Sonambulo (aka Salomon Lopez)

Created by Rafael Navarro

When the going gets weird, who ya gonna call?

How about a masked Mexican wrestler turned Twilight Zone gumshoe?

Combining the quirky-mondo tradition of pulp magazine private eyes, and the Mexican legend of Santos, plus a slew of cheapo midnight horror movies, comic book superheroes, and a healthy dab of Will Eisner’s The Spirit (not to mention a very generous helping of Charles Burn’s El Borbah), the masked Mexican wrestler-turned-detective known as SONAMBULO goes down mean streets Chandler could never have drank enough to ever imagine.

Once a simple working joe, spinning his wheels and going nowhere, Salomon Lopez left his hometown in Mexico, determined to find fortune and fame — and he actually found it!

He became Sonambulo, a wildly successful luchador on the Mexican wrestling circuit. But he contracted a strange disease which had him falling asleep for days at a time. Meanwhile, local gangsters, tired of his refusal to throw matches, decided to bump him off.

And so they had him whacked, and buried his body under the Olympic Auditorium’s wrestling ring. But a weird thing happened: Sonambulo wasn’t dead — he woke up thirty years later, with the ability to “see” people’s dreams. With his new-found powers, he decided to become a private eye, intent on battling criminals and the dark forces of the supernatural — which has earned him several other nicknames, including “Bulo,” “The Sleepless Crime-fighter of the Night,” and “The Sleep-Walker.”

Sonambulo specializes in weird crimes and his surreal, dream-like nocturnal turf lies somewhere between the Land of Nod and The Day of the Dead, populated by werewolves, ghosts, zombies and worse. He’s blessed (or is it cursed?) with the ability to yank clues and secrets from peoples’ dreams, and he never sleeps while he’s working a case.

Then again, after a thirty year nap, would you? And would you really want to doze off with all those creepies crawling around? Suffice it to say Sonambulo’s cases are a little on the peculiar side…

Sonambulo has appeared in several comic book series, all written and drawn by Rafael Navarro, and he’s become something of an international cult favourite, translated into Spanish, French and Croatian. From time to time, there’s even been talk of a live-action film, although so far that’s all it’s been: talk.

Navarro was born in Mexico, and raised in California. He calls the city of Bell Gardens his home, a distinction he proudly shares with rock ‘n roll legend, Eddie Cochran. At an early age he discovered his love for comics, including Popeye, The Phantom, Phantomas, Steve Canyon, Blondie, Captain America, The Fantastic Four and from Mexico, Kaliman. He studied graphic design at Woodbury University, and later attended Cerritos College to strengthen his portfolio for The Art Center of Design, and to study under Manuel De Leon, the noted anatomist. He broke into mainstream comics in 1990, and went on to video game animation and design in 1994. Since 1996, Rafael has self-published the Xeric Award winning comic Sonambulo, and is currently working as a storyboard artist in the field of television animation.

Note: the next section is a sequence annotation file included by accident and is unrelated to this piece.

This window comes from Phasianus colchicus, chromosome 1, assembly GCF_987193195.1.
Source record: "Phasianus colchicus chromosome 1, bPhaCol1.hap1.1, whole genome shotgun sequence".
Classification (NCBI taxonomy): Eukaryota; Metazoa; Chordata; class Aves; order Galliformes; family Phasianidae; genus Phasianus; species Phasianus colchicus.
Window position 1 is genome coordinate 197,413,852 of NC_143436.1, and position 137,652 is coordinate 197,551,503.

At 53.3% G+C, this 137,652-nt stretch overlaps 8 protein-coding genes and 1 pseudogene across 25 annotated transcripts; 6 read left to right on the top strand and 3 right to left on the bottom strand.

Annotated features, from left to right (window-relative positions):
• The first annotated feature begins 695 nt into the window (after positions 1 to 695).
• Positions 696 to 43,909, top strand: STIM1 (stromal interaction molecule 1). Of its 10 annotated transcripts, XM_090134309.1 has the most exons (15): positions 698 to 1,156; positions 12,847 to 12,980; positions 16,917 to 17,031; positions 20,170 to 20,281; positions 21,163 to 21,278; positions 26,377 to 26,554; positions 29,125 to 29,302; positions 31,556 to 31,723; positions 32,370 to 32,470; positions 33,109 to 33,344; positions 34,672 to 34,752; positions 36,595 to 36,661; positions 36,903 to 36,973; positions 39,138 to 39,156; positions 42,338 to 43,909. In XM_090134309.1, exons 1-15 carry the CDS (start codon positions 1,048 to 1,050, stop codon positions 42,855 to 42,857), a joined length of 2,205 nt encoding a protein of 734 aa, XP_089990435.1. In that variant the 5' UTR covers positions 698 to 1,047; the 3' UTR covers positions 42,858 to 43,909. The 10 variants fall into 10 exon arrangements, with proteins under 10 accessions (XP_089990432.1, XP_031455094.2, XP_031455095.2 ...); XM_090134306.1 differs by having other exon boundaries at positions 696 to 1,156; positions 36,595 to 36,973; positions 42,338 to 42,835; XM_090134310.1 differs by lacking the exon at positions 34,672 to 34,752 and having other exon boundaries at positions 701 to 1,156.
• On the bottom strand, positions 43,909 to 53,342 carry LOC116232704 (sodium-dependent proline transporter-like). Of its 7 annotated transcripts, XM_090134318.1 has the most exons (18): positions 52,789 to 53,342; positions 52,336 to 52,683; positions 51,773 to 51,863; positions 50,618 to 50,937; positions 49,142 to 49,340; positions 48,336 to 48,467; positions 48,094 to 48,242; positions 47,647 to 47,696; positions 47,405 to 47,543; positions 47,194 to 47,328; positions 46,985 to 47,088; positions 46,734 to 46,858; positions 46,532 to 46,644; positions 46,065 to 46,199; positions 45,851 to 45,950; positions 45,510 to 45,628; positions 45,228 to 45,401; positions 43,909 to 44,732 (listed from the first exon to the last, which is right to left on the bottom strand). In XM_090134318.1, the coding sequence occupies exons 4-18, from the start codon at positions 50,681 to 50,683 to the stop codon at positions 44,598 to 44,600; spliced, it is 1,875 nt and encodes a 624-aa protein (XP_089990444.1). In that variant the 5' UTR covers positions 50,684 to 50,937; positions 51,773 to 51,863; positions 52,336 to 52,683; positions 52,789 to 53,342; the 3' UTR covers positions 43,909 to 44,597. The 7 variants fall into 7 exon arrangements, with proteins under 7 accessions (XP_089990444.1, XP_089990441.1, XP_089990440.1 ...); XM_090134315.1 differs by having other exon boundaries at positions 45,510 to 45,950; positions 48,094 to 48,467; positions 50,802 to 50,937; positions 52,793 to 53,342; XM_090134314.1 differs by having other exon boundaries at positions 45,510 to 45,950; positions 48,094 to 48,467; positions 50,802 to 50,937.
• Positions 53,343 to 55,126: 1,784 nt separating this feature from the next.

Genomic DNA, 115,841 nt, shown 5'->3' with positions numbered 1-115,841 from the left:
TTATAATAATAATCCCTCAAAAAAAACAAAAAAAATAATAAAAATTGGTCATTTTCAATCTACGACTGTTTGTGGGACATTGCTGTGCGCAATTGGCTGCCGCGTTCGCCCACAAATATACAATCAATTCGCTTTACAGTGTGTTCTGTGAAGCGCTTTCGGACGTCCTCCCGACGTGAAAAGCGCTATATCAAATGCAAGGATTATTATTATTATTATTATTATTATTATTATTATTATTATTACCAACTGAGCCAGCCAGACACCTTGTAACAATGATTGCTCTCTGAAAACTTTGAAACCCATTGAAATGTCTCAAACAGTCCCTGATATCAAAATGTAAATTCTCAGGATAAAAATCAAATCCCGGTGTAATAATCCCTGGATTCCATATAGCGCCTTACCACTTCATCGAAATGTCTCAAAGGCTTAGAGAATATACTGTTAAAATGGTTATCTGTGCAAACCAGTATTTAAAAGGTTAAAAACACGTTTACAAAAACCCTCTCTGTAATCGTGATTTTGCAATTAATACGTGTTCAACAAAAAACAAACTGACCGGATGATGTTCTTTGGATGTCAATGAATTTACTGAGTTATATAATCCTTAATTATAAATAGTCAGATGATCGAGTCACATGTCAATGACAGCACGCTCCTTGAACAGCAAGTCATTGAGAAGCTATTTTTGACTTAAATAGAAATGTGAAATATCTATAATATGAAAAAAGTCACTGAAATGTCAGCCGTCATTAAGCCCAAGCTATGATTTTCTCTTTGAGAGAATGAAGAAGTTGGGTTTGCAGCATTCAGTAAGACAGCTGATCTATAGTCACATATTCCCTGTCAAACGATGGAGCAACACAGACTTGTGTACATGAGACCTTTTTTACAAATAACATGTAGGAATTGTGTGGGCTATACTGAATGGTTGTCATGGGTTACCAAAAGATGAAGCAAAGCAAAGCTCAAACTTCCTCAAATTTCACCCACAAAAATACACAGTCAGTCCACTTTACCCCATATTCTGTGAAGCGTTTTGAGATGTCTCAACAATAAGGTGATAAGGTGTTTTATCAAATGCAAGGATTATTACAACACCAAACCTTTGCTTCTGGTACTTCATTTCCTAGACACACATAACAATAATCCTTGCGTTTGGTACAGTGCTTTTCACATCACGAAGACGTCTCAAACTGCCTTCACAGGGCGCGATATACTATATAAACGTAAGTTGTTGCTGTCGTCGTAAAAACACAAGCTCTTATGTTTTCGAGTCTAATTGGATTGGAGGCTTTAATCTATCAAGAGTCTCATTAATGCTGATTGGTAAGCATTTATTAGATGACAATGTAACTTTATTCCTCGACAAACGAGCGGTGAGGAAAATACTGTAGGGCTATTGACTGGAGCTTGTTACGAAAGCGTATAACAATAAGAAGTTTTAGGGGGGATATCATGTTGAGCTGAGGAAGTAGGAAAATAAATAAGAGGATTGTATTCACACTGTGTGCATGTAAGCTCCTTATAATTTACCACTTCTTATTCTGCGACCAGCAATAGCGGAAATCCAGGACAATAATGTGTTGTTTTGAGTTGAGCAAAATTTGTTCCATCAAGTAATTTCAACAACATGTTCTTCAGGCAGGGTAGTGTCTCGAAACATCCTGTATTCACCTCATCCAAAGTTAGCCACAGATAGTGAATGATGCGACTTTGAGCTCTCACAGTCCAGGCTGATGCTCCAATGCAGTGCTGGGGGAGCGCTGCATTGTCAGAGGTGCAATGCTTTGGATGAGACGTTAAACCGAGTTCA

• “There’s a spontaneity and freshness to the art that’s often missing from big-name publishers’ books. Navarro’s art and stories make these adventures great fun to read.”
    — Duane Spurlock


  • SONAMBULO: SLEEP OF THE JUST | Buy this book
    (1996-97, Ninth Circle Comics)
    3 issues
    Written and drawn by Rafael Navarro

    • “Sleep of the Just, Part One” (#1, August 1996)
    • “Sleep of the Just, Part Two” (#2, July 1997)
    • “Sleep of the Just, Part Three” (#3, August 1997)
    (2000, Ninth Circle Studios)
    Written and drawn by Rafael Navarro
    “48 Manly pages!”

    • (#1, August 2000)
  • SONAMBULO: GHOST OF A CHANCE | Buy this book
    (2002, Ninth Circle Studios)
    Written and drawn by Rafael Navarro

    • (#1, August 2002)
    (2003, Ninth Circle Studios)
    Written and drawn by Rafael Navarro

    • (#1, August 2003)
    (2004-05; Ninth Circle Studios)

    • “Mexican Stand-Off (Part One)” (#1, September 2004)
    • “Mexican Stand-Off (Part Two” “(#2,  October 2004)
    • “Mexican Stand-Off (Part Three)” (#3, August 2005)


  • Wrestling Dicks
    It’s not whether you get knocked down, it’s whether you get back up…
Respectfully submitted by Kevin Burton Smith.

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